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Thread: We've come a long way BABY!

  1. #1
    sMiling Voni's Avatar
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    We've come a long way BABY!

    I was reminiscing about one of the first panels of riders I was on in the early 90's in preparation for which I'd searched the internet to find information to share a snapshot of women riders. 9 1/2 out of 10 of the sites I visited featured women as decoration. Riding their own bikes? Well, not really.

    Fast forward to this article Chris sent me today:

    http://www.theglobeandmail.com/globe...rticle2271331/

    The first statistic astounded me:
    Many women are overcoming that trepidation. About 23 per cent of Canadian riders are female, says Jo-Anne Farquar, director of communications and public affairs for the Motorcycle and Moped Industry Council.
    And I loved how the article went on to really note the importance of good gear - not just "pretty".

    Which caused me to wonder, what changes have you seen?

    Voni
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  2. #2
    Survivor akbeemer's Avatar
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    Next step.... more women mechanics.
    Kevin Huddy
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  3. #3
    Registered User clowry's Avatar
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    Working on it! Not motorcycles, but our 22 yr old daughter is a 4th year apprentice auto mechanic! Not what we expected, but we're SO proud of her!

  4. #4
    Benchwrenching PGlaves's Avatar
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    Quote Originally Posted by clowry View Post
    Working on it! Not motorcycles, but our 22 yr old daughter is a 4th year apprentice auto mechanic! Not what we expected, but we're SO proud of her!
    Once she learns everything about cars, bikes are easy!
    Paul Glaves - "Big Bend", Texas U.S.A
    "The greatest challenge to any thinker is stating the problem in a way that will allow a solution." - Bertrand Russell
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    MOA #24991 Pauls1150's Avatar
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    A Harley-ridin' neighbor of mine has a daughter who recently graduated from MMI's Harley school in Arizona with excellent grades - and the U.S. Navy signed her up as a jet engine mechanic!

    Guys have the brawn, gals have the dexterity!

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    Smaller Hands. . .

    will help a whole bunch! There are only a FEW times during any motorcycle repair job where a man's (usually) greater upper-body and hand strength is required, and maybe you can borrow one of these very SIMPLE tools to help crack that stuck nut. You all have your mysterious ways.

    Also, just an observation that is NOT original with me: Men have "different" egos vs. women. This "difference" can be critical to avoid the biggest "gumption trap" of all -- (big) ego. (Thanks, R. Pirsig) It helps tremendously to admit to yourself that you don't know the answer, or didn't observe something closely enough to do a competent repair, nor admit that "maybe I made a mistake." This basic nature of the human operating system directly affects a mechanic's ability to SEE and UNDERSTAND what she is observing.

    Example: Do you know why it takes 10,000 "tadpoles" to fertilize just ONE egg? Because NONE of the tadpoles will stop and ask for directions. (Old joke. Mod can dump it if offensive.) Yeah, like that.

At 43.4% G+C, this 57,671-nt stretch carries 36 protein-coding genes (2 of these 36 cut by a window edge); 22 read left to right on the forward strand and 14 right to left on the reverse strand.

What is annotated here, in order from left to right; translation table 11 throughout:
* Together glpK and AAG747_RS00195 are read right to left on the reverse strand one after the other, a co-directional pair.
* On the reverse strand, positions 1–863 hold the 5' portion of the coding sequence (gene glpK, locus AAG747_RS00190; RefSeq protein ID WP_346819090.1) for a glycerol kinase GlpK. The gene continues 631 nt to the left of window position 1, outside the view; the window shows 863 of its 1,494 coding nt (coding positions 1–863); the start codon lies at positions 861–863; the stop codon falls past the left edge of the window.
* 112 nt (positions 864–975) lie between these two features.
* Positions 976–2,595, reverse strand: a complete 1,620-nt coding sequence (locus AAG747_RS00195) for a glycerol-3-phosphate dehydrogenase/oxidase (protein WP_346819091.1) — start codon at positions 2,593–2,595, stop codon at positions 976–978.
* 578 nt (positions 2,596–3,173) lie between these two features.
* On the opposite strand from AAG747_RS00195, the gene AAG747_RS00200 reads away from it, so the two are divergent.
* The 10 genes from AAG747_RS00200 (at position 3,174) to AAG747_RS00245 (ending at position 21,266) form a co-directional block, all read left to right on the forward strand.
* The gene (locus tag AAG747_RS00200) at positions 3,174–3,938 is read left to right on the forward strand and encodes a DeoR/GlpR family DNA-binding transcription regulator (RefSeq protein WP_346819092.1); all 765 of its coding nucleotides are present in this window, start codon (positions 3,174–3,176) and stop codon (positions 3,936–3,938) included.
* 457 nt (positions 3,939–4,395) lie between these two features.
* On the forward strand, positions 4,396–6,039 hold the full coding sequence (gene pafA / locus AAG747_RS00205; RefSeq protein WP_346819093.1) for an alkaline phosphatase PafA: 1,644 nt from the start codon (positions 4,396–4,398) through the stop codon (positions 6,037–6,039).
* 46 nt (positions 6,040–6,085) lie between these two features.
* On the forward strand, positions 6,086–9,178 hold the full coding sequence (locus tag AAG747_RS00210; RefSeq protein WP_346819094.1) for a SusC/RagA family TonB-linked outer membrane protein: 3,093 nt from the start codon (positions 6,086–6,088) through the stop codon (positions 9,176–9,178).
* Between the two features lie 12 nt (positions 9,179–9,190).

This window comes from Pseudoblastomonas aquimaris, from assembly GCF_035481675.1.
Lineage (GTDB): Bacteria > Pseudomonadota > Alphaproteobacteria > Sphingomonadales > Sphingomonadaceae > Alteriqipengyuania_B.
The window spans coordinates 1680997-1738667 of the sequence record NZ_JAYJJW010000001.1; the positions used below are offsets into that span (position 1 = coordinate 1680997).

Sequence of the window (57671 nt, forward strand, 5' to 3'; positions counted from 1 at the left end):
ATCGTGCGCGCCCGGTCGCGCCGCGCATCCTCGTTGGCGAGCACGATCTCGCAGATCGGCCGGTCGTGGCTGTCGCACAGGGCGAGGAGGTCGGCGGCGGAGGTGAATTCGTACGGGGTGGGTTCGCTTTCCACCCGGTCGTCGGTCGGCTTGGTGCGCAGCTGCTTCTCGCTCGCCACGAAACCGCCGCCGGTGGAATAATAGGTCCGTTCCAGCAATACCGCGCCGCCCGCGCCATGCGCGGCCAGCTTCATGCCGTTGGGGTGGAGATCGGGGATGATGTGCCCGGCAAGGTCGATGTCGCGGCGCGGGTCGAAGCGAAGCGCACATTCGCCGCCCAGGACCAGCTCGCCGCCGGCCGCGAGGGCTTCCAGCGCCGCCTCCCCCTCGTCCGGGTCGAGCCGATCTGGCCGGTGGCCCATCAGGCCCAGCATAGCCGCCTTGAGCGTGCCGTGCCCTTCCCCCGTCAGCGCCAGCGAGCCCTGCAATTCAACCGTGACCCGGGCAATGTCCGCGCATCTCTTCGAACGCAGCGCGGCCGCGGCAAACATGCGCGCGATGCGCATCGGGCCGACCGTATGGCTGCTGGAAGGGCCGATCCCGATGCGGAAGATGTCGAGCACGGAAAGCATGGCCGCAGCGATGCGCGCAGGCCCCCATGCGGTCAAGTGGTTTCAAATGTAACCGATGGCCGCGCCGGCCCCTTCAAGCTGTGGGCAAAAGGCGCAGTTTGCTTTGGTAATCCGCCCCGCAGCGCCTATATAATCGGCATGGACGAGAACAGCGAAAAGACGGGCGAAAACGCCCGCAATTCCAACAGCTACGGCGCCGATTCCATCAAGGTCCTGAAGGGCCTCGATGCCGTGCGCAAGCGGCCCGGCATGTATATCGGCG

Women who ride? Priceless.

    Women who ride/wrench? Omygod!

    Walking Eagle

  7. #7
    Survivor akbeemer's Avatar
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    Well, back to the OP's intent.... I think. The biggest change I've noticed is that Annie is no longer sitting behind me on my bike; she is now normally in front of me on one of her bikes. Perhaps the most life changing words she ever uttered (other than,"I'm pregnant") were, "I want my own bike." They were perhaps the most expensive words she ever said as well. Riding used to be a hobby of mine and she occasionally joined me for short rides. Now riding is a major part of our lives and was a key reason in our choice to retire earlier than planned. The change in the role of women in motorcycling in our case is significant. Other indications of the growth of women in our sport are all around us. For example, one of the tour guides for a major tour company in Alaska is a young woman. The growth in the number of women riding solo in Alaska has led to her company offering Women Only tours. Yet, it appears that the full recognition of women in biking is still to be achieved. Gear designed for women is still harder to find than it should be and motorcycle companies fail to build and market to women to the degree that makes sense. Women control the purse strings to a very large degree so my guess is that companies will respond and cater to a greater degree to their needs.
    Kevin Huddy
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    Worth repeating I guess. The BIGGEST difference I have noticed since I started riding in May, 1970 is that there are Other women riding their own bikes. I actually can say that from 1970 to 1988..my first stint riding...I NEVER EVER ran across another lady riding her own bike. Maybe I live in the boonies??? It still excites me to see others even today. The rallies really opened my eyes and it s with great pride that I say that our very own Ontario, Canada, Provincial Police Golden Helmets motorcycle squad is led by a woman, Lise Grenier! Woo Hoo!! Added to their normal duties as motorcycle cops, they put on precision riding shows that blow your mind!! Try that in the late 60's!! So we have the Musical ride on horses with the RCMP then the motorcycle Cops, led by a lady.